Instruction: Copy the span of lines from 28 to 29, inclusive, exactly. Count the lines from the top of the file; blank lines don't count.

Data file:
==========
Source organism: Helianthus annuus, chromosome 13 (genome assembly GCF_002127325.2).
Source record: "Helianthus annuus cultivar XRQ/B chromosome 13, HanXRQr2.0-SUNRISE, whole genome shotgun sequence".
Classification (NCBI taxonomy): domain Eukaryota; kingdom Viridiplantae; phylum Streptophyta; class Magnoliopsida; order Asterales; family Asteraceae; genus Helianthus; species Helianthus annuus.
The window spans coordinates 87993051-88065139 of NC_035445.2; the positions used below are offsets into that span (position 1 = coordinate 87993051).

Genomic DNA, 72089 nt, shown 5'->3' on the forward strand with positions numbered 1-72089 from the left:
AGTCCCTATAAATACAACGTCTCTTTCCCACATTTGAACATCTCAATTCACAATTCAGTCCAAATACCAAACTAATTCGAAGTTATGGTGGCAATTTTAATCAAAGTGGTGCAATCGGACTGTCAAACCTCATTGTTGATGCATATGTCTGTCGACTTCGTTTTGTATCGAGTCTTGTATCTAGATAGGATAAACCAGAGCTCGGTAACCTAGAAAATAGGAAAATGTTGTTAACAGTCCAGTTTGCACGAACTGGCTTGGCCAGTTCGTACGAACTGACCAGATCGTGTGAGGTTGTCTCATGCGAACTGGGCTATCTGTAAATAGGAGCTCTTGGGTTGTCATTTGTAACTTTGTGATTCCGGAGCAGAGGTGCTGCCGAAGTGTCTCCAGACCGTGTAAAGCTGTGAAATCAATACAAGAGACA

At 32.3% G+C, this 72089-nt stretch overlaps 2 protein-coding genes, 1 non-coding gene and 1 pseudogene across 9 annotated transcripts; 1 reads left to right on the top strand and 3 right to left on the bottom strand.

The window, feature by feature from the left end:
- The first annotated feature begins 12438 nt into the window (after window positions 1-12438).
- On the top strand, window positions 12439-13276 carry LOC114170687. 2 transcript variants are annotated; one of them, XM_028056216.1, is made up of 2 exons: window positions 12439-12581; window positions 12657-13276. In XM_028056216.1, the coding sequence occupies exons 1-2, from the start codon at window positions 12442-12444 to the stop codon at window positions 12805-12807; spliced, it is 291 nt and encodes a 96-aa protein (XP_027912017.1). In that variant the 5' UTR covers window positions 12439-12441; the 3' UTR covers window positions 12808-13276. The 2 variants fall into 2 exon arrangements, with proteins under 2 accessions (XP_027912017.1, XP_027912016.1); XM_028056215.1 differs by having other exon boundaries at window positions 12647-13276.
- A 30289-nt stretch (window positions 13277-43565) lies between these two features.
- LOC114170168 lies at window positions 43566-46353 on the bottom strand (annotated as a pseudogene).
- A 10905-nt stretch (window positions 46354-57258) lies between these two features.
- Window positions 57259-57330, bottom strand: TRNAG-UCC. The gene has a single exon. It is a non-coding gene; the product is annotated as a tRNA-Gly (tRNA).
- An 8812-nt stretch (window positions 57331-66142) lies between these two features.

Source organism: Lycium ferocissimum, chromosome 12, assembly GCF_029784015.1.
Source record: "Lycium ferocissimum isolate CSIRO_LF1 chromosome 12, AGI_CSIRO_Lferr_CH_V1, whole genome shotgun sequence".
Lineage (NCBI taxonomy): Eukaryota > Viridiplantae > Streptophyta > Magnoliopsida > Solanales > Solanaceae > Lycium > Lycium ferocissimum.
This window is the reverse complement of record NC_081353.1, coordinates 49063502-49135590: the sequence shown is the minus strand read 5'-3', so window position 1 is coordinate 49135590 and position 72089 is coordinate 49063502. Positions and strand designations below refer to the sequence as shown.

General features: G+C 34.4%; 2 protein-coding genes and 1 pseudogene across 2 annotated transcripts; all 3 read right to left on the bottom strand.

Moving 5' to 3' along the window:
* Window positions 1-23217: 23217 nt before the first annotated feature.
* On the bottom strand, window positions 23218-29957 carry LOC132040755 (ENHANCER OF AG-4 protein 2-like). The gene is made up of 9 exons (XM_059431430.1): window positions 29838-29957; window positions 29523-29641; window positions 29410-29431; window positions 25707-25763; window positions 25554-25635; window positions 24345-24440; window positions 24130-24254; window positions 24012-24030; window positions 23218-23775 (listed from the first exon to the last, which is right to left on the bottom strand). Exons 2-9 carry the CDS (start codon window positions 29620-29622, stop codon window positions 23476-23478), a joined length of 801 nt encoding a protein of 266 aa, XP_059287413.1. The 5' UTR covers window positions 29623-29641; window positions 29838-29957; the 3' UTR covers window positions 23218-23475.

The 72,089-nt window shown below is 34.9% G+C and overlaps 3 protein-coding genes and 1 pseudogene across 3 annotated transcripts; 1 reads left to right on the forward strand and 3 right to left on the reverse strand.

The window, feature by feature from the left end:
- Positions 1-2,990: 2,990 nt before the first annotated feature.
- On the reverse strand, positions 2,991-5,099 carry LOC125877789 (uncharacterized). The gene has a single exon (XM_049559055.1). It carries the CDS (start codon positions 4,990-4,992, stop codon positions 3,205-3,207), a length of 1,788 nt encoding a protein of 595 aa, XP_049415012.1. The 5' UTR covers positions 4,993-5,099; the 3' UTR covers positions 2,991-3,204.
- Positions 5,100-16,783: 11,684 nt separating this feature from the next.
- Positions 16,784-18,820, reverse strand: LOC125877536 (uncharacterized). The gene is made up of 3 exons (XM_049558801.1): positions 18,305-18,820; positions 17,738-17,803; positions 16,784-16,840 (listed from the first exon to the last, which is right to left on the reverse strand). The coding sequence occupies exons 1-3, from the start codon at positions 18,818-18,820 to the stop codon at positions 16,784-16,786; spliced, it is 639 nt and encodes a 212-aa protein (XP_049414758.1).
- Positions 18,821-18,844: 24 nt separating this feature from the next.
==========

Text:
- Positions 5,100-16,783: 11,684 nt separating this feature from the next.
- Positions 16,784-18,820, reverse strand: LOC125877536 (uncharacterized). The gene is made up of 3 exons (XM_049558801.1): positions 18,305-18,820; positions 17,738-17,803; positions 16,784-16,840 (listed from the first exon to the last, which is right to left on the reverse strand). The coding sequence occupies exons 1-3, from the start codon at positions 18,818-18,820 to the stop codon at positions 16,784-16,786; spliced, it is 639 nt and encodes a 212-aa protein (XP_049414758.1).